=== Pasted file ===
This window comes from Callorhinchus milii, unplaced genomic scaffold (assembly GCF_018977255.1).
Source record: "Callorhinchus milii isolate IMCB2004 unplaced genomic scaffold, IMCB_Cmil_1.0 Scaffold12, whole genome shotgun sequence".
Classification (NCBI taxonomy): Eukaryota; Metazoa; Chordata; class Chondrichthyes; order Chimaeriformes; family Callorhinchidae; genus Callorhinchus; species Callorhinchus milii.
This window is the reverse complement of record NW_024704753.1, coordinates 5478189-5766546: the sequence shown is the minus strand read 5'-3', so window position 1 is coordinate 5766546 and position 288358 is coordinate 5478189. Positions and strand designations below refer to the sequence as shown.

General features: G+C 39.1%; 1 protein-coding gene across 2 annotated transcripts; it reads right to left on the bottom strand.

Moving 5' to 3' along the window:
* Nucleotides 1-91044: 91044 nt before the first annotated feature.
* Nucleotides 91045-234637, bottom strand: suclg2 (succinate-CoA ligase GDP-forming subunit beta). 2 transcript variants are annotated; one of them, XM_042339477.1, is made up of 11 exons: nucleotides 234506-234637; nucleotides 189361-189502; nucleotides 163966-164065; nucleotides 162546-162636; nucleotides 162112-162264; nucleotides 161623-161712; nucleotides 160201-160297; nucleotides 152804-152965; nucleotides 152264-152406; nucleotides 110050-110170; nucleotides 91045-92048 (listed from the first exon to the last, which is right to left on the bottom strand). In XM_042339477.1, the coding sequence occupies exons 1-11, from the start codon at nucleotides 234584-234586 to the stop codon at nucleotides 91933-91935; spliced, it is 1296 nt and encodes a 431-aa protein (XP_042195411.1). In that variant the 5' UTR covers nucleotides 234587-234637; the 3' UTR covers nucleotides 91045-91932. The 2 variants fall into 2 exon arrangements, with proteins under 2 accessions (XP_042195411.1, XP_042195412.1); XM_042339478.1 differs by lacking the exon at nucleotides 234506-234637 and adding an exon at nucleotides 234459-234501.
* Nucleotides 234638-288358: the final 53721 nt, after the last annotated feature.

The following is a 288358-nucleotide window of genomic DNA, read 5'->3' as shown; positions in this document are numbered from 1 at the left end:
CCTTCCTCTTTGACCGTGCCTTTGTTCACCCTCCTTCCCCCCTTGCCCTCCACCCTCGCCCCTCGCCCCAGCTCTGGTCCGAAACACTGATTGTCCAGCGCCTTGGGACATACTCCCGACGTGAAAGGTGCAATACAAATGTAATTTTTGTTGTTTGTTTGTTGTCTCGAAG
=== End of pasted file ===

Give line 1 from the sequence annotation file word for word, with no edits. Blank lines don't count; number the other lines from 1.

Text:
This window comes from Callorhinchus milii, unplaced genomic scaffold (assembly GCF_018977255.1).